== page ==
The Institute of Archaeology of the Russian Academy of Sciences told about the findings from the excavations of the Suzdal Opolye last year. In total, scientists of the Russian Academy of Sciences work on this territory for 20 years. During this time they have discovered more than 400 settlements, 30 of which – for the first month of work in 2021. According to the scientists’ estimations the already found ancient settlements make less than a half of all the settlements existing here in XII century.
A dense network of settlements of Opole was formed in the X-XII centuries. Unlike later settlements, these settlements were of large size and were located far from waterways. A considerable part of them not only survived the Mongol invasion but also continues to exist today. Archaeologists hope to have time to study the settlements before the Suzdal land is finally built up with cottages. Therefore, in 2020 and 2021, scientists focused on settlements near Suzdal, located within 10 kilometers of the city.
Among the finds of the last year are three pendants in the form of figures of the Archangel with outspread wings and arms folded on the chest (XII – first half of XIII century), a round icon with the image of Our Lady Orant in folded clothes (XII century – first half of XIII century) and an icon with a semicircular end, bearing the image of the Archangel with a rod and orb (second half of XIII – XIV century).
Earlier in Suzdal excavations no images of the Archangel and Oranta were found, but they are known in the Byzantine tradition. This discovery allowed us to refine the distribution map of metallic icons in Russia.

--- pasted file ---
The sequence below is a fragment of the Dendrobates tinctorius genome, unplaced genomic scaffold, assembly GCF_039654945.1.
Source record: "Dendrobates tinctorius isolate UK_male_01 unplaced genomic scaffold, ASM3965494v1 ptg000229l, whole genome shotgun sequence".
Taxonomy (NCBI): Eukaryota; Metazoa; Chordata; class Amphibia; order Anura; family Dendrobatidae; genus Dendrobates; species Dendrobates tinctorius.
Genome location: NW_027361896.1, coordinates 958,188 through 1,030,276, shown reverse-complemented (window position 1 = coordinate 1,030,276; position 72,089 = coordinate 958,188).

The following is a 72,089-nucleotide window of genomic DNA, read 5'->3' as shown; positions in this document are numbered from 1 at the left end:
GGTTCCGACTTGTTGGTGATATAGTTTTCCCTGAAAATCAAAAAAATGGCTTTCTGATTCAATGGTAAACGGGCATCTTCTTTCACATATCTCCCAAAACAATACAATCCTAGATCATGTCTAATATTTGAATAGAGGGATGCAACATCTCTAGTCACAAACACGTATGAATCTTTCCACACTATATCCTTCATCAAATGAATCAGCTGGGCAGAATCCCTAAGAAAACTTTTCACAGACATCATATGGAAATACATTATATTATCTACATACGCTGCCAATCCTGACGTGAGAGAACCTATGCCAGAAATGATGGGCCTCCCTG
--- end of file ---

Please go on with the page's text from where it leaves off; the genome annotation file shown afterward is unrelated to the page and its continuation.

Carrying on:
Finds from Suzdal settlements indicate a high social status of the local nobility. Military equipment of a horseman, prestigious jewelry and objects of piety were found in the excavations. Such finds testify to the presence of “noblemen’s estates” here. Earlier it was believed that such estates appeared in Opole at the end of the 11th century. Now it turns out that they were earlier.
Part of the early nobility of Suzdal Opolye preserved elements of Scandinavian culture. This is evidenced by the discovery of a crucifix pendant. Four dozen such artifacts were found in Novgorod, Stara Ladoga and Pskov. Three such finds are now known in northeastern Russia.
Most of the items testifying to the wealth of their owners date back to the XII-XIII centuries. One of the most recent was a seal bearing the inscription “Elijah, bishop of Novgorod”. A seal sealed a document of Bishop Ilia of Novgorod (1163-1164). Perhaps the letter referred to the conflict over the Rostov episcopal cathedra.
The famous Prince Andrei Bogolyubsky wanted to put his own person at the head of the Rostov cathedra and then separate the Vladimir cathedra from it. At that time Bogolyubsky did not get his way, and the division of the Vladimir and Suzdal dioceses occurred exactly one hundred years after the conflict.